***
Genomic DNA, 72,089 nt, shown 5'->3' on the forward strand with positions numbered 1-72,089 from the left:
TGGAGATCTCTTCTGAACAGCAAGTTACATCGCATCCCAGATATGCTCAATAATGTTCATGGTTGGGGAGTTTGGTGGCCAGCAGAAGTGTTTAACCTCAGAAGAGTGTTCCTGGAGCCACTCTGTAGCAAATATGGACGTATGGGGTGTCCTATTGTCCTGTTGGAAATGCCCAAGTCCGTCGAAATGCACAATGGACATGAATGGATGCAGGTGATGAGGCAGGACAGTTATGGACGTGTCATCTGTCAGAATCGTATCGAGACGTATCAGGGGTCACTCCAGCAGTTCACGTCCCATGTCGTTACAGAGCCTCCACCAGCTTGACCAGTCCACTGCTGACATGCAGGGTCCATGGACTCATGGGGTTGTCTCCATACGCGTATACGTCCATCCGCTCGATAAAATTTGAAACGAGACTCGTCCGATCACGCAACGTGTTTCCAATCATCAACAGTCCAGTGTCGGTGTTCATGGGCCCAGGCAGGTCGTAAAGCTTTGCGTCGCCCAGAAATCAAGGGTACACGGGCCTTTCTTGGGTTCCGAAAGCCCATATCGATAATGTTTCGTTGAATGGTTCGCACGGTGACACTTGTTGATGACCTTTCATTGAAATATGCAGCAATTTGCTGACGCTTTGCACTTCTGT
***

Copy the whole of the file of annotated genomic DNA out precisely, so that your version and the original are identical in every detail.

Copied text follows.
Genomic DNA, 72,089 nt, shown 5'->3' on the forward strand with positions numbered 1-72,089 from the left:
TGGAGATCTCTTCTGAACAGCAAGTTACATCGCATCCCAGATATGCTCAATAATGTTCATGGTTGGGGAGTTTGGTGGCCAGCAGAAGTGTTTAACCTCAGAAGAGTGTTCCTGGAGCCACTCTGTAGCAAATATGGACGTATGGGGTGTCCTATTGTCCTGTTGGAAATGCCCAAGTCCGTCGAAATGCACAATGGACATGAATGGATGCAGGTGATGAGGCAGGACAGTTATGGACGTGTCATCTGTCAGAATCGTATCGAGACGTATCAGGGGTCACTCCAGCAGTTCACGTCCCATGTCGTTACAGAGCCTCCACCAGCTTGACCAGTCCACTGCTGACATGCAGGGTCCATGGACTCATGGGGTTGTCTCCATACGCGTATACGTCCATCCGCTCGATAAAATTTGAAACGAGACTCGTCCGATCACGCAACGTGTTTCCAATCATCAACAGTCCAGTGTCGGTGTTCATGGGCCCAGGCAGGTCGTAAAGCTTTGCGTCGCCCAGAAATCAAGGGTACACGGGCCTTTCTTGGGTTCCGAAAGCCCATATCGATAATGTTTCGTTGAATGGTTCGCACGGTGACACTTGTTGATGACCTTTCATTGAAATATGCAGCAATTTGCTGACGCTTTGCACTTCTGT